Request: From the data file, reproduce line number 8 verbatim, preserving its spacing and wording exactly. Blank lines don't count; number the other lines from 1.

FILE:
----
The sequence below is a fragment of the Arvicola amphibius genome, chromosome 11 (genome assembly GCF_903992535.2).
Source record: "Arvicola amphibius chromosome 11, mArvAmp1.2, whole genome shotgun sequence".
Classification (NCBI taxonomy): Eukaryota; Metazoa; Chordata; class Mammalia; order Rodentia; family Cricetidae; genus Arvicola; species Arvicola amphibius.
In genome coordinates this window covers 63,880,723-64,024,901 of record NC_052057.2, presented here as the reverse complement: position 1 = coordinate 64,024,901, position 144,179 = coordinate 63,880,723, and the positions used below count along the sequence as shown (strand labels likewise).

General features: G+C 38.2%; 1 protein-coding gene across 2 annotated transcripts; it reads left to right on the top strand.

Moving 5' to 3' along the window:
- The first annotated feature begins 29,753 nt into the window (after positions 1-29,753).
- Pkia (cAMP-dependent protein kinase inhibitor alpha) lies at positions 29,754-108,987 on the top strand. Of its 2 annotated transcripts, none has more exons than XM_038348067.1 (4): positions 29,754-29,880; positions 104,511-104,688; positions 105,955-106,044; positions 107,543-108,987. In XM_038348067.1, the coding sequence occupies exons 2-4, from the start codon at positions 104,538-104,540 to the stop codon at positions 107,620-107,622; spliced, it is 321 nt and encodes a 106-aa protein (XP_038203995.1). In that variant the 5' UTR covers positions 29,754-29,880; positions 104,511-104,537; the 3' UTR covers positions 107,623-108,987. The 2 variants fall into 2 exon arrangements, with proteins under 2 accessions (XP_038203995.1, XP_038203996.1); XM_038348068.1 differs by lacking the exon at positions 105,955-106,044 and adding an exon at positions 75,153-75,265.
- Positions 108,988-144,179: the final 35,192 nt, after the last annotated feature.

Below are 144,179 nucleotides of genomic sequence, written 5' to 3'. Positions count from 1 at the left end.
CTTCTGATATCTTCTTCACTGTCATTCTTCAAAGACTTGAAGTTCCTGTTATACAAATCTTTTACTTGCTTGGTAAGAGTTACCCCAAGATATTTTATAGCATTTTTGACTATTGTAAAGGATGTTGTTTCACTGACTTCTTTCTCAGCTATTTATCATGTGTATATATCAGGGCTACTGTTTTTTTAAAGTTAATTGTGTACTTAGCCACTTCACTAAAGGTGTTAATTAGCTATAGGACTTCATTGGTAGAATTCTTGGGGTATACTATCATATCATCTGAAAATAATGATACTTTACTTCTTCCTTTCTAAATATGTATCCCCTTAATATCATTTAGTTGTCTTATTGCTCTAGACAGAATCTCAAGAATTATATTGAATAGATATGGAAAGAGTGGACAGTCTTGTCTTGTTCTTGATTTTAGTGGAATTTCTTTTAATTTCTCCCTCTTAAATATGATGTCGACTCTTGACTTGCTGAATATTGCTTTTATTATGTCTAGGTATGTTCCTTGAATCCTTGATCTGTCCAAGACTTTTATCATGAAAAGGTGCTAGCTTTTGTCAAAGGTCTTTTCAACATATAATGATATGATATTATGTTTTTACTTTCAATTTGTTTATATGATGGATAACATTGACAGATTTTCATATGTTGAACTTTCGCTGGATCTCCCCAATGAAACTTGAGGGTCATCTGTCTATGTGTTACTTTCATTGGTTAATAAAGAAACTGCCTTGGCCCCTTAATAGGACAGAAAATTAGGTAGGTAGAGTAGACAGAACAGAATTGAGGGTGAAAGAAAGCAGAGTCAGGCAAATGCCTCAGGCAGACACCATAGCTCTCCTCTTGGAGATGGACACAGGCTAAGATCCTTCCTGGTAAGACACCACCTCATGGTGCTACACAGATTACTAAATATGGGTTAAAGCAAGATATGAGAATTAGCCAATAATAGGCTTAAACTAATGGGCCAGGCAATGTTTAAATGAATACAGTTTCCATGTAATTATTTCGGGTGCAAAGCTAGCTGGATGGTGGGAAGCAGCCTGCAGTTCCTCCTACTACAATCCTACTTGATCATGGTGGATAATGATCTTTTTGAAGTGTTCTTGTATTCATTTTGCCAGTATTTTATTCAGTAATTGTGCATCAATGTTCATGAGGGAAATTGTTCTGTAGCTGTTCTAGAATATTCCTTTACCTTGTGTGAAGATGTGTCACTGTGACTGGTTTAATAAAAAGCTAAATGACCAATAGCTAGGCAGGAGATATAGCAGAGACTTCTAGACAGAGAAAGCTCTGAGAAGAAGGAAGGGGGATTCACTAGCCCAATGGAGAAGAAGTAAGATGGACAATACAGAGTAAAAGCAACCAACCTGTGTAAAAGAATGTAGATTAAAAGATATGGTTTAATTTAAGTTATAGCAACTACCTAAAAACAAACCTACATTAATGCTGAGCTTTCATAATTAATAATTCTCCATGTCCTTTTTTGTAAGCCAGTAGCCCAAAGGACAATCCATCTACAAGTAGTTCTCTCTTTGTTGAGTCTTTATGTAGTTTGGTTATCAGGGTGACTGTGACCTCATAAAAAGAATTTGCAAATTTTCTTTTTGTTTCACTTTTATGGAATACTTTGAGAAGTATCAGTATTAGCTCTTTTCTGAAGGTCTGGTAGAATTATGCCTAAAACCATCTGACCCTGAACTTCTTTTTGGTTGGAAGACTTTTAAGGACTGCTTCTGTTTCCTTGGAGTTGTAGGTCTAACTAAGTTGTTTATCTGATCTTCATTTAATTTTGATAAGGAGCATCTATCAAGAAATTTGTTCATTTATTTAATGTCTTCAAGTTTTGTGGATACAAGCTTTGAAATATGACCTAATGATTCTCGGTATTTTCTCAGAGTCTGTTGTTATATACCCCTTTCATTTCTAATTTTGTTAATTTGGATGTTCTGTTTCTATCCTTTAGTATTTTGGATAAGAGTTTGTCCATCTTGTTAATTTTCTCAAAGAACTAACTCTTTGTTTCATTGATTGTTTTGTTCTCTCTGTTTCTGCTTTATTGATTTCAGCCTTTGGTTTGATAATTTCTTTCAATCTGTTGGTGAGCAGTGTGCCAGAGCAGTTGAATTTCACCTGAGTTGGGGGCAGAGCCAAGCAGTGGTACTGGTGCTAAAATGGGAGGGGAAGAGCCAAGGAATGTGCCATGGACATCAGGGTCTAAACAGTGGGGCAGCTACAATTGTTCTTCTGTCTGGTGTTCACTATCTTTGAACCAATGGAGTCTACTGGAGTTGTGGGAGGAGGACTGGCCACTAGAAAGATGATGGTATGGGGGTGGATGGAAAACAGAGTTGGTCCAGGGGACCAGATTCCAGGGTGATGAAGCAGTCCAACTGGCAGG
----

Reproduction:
- Pkia (cAMP-dependent protein kinase inhibitor alpha) lies at positions 29,754-108,987 on the top strand. Of its 2 annotated transcripts, none has more exons than XM_038348067.1 (4): positions 29,754-29,880; positions 104,511-104,688; positions 105,955-106,044; positions 107,543-108,987. In XM_038348067.1, the coding sequence occupies exons 2-4, from the start codon at positions 104,538-104,540 to the stop codon at positions 107,620-107,622; spliced, it is 321 nt and encodes a 106-aa protein (XP_038203995.1). In that variant the 5' UTR covers positions 29,754-29,880; positions 104,511-104,537; the 3' UTR covers positions 107,623-108,987. The 2 variants fall into 2 exon arrangements, with proteins under 2 accessions (XP_038203995.1, XP_038203996.1); XM_038348068.1 differs by lacking the exon at positions 105,955-106,044 and adding an exon at positions 75,153-75,265.